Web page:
Planning to build

Planning to build (or not to)?

The Interfaith Coalition on Energy has produced a few publications advising congregations about energy options in planning to renovate or ad to existing buildings or build new ones.  In addition, the following is a review of five books from other sources, listed in our opinion of most important listed first:

1. Before building, do you know how the congregation feels about its future? The Church Planning Inventory from Hartford Seminary solicits 180 multiple-choice responses to either questions or statements.  By analyzing the results, a congregation can see the demographics of its memberships, its intent to stay or move on, satisfaction with programs, facilities and ministry – plus a lot more.  The Hartford Seminary will sell copies of the inventory at 40 cents each and analyze a returned set for $2.50 per tabulated questionnaire.  They also charge a one time administrative fee of $75.  To obtain a free copy of their inventory, you can write the Hartford Institute for Religion Research, 77 Sherman Street, Hartford, CT  06105.  Their phone is (860) 509-9543 and their email is mross@HARTSEM.EDU.  The Hartford Seminary also has inventories for pastoral search and parish profiles.

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What you need to know about your building

Early Spring, 2000

We think that members of congregation property committees ought to know certain facts about their buildings.

The following list is based on suggestions from several people who work regularly with religious congregations and the buildings they own.

  • Square feet of Floor area
  • Age of original construction
  • Dates of renovations and additions
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Lightning – An Act of God

Andrew Rudin — Interfaith Coalition on Energy — September 1992

A quick-moving storm passed over northeast Philadelphia in August 1991.  When lighting struck the Episcopal Church of the Resurrection, no one was in the building.  A malfunctioning alarm system was the initial symptom that something was wrong.  The church security system had automatically dialed a list of numbers to say that the power was off.

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Stoplight Removal in Philadelphia

Andrew Rudin – March 1994
Comfort and Light Newsletter #53

Philadelphia drivers have two driving habits that work at cross-purposes — jump starting red lights as they turn green and running the yellow ones before they turn red.  The City Department of Streets had an idea to increase safety and save energy costs at the same time — replace the traffic lights with all-way stop signs at moderate traffic intersections.

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Oh! Say it Ain’t So…

Busting seven myths about churches and energy
By Andrew Rudin – Creation Care magazine – Fall 1997

The Interfaith Coalition on Energy has been around since 1980.  After 66 newsletters, 200 workshops, a zillion phone conversations and gobs of correspondence some old myths seem to remain intact.  So, let’s take another look at them….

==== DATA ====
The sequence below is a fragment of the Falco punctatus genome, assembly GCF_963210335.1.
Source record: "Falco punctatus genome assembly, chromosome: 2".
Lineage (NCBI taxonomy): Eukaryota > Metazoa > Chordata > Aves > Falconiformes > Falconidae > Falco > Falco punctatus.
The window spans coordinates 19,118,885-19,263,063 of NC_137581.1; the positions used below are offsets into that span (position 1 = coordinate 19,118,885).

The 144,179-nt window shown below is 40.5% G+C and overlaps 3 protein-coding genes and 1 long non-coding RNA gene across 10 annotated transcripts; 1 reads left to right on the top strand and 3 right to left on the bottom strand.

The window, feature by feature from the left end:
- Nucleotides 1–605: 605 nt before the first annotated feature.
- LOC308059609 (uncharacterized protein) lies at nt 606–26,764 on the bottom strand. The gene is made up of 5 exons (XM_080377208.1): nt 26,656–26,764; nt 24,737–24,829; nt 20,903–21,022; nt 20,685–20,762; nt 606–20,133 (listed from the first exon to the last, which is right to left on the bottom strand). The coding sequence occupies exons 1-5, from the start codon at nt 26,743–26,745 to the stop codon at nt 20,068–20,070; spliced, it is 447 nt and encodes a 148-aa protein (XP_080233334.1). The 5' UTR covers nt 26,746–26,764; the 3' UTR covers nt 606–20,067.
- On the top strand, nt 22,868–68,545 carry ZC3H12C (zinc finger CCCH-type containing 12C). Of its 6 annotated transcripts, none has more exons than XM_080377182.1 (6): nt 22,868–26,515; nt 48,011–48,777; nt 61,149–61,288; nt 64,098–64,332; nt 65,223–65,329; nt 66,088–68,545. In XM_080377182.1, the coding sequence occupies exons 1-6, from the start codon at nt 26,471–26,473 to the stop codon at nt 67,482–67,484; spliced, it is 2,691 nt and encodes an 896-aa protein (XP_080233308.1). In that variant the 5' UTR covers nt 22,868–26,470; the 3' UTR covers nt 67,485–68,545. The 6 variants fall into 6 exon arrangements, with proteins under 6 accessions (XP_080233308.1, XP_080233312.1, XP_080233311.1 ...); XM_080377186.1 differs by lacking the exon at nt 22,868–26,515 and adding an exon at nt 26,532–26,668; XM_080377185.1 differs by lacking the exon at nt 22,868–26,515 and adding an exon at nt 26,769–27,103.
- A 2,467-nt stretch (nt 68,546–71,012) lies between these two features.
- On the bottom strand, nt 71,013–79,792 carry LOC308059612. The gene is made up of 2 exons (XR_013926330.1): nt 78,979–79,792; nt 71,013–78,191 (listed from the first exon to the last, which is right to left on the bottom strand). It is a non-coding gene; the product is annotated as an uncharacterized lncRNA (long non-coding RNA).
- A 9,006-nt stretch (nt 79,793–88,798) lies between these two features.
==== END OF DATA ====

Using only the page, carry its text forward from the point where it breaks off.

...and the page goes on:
Myth 1. Churches waste a lot of energy — It may feel that way, but we use about 7% more energy per square foot than the average home, less than a third of the energy used by health care and food service institutions, two-thirds of what offices use, and a fifth more than warehouses.  And we provide more beneficial services to neighborhoods than any of those institutions!

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Solar Electricity and Our Doorbell

Green Cross Magazine
April 1997

My wife, Joyce, and I consume as few as four kilowatt-hours per day, which is pretty good in comparison to the national average of 27-plus per day. Our average for last year was just over 7.  And no, we haven’t thrown the TV out, we don’t keep the house at 50 degrees in the winter, and we love our tropical fish aquarium.

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Websites of Friends of ICE
A Religious Response to Global Warming
The mission of Interfaith Power & Light is to be faithful stewards of Creation by responding to global warming through the promotion of energy conservation, energy efficiency, and renewable energy. This campaign intends to protect the earth’s ecosystems, safeguard the health of all Creation, and ensure sufficient, sustainable energy for all.

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Your Current Third Party Electric and Natural Gas Suppliers

Third Party Electric and Natural Gas Suppliers Are Likely to be More Expensive Than Your Local Utility in the Long Run
We learned from a previous program that congregations generally do not examine their invoices to determine if they are being billed according to the least expensive electric and gas prices.  

During deregulation, the Pennsylvania Public Utility Commission forced electric utilities to randomly make a number of their customers purchase electricity from other suppliers.  It is called the MST program, for Market Share Threshold.  As of As of October 1st, there were 19,681 PECO Energy small commercial customers in this program today because they did not choose to return to PECO, down from 62,000 in 2004.  At the time MST was ordered, the cost of electricity for the first year may have been lower from some suppliers compared to PECO prices, but that changed.  Those suppliers are now charging as much as three times as much as PECO would charge.

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